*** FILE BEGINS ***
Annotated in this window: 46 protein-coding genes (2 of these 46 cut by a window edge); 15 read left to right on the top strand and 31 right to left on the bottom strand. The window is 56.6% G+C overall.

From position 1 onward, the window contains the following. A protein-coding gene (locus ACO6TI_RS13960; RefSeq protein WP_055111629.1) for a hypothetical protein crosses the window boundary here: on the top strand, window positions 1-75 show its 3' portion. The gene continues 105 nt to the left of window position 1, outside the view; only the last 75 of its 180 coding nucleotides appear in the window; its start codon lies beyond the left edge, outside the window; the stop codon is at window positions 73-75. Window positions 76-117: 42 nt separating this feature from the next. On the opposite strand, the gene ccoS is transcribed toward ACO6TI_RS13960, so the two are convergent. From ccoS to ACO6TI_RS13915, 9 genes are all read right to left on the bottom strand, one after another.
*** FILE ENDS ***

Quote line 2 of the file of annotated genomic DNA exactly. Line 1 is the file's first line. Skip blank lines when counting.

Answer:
From position 1 onward, the window contains the following. A protein-coding gene (locus ACO6TI_RS13960; RefSeq protein WP_055111629.1) for a hypothetical protein crosses the window boundary here: on the top strand, window positions 1-75 show its 3' portion. The gene continues 105 nt to the left of window position 1, outside the view; only the last 75 of its 180 coding nucleotides appear in the window; its start codon lies beyond the left edge, outside the window; the stop codon is at window positions 73-75. Window positions 76-117: 42 nt separating this feature from the next. On the opposite strand, the gene ccoS is transcribed toward ACO6TI_RS13960, so the two are convergent. From ccoS to ACO6TI_RS13915, 9 genes are all read right to left on the bottom strand, one after another.